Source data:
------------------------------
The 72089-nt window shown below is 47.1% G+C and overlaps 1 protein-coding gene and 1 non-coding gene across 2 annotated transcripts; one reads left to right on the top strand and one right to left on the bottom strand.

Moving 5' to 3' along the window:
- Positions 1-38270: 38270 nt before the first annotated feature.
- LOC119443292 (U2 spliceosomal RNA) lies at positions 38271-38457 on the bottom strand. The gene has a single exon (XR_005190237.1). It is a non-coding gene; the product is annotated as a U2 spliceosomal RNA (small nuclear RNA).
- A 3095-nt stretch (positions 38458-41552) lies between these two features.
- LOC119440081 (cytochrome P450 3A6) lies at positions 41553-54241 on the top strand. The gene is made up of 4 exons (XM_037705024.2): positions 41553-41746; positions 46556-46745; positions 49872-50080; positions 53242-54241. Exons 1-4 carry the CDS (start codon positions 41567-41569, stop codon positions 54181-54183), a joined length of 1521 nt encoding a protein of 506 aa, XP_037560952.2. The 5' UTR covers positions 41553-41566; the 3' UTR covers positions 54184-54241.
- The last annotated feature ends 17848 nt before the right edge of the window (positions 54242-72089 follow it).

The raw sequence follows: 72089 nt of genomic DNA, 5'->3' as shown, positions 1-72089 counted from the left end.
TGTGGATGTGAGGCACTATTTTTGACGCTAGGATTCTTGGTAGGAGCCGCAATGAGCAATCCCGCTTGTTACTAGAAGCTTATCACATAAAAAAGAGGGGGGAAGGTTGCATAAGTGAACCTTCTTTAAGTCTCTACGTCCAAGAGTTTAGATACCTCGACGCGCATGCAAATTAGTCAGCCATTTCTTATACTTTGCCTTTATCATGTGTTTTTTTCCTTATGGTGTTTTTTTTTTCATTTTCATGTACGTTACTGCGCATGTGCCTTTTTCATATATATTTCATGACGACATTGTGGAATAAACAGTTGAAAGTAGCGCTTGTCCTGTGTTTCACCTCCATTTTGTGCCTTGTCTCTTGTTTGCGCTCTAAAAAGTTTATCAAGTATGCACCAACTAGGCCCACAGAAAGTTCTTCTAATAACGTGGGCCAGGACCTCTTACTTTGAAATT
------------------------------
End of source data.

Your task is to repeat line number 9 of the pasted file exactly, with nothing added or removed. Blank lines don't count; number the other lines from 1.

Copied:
TGTGGATGTGAGGCACTATTTTTGACGCTAGGATTCTTGGTAGGAGCCGCAATGAGCAATCCCGCTTGTTACTAGAAGCTTATCACATAAAAAAGAGGGGGGAAGGTTGCATAAGTGAACCTTCTTTAAGTCTCTACGTCCAAGAGTTTAGATACCTCGACGCGCATGCAAATTAGTCAGCCATTTCTTATACTTTGCCTTTATCATGTGTTTTTTTCCTTATGGTGTTTTTTTTTTCATTTTCATGTACGTTACTGCGCATGTGCCTTTTTCATATATATTTCATGACGACATTGTGGAATAAACAGTTGAAAGTAGCGCTTGTCCTGTGTTTCACCTCCATTTTGTGCCTTGTCTCTTGTTTGCGCTCTAAAAAGTTTATCAAGTATGCACCAACTAGGCCCACAGAAAGTTCTTCTAATAACGTGGGCCAGGACCTCTTACTTTGAAATT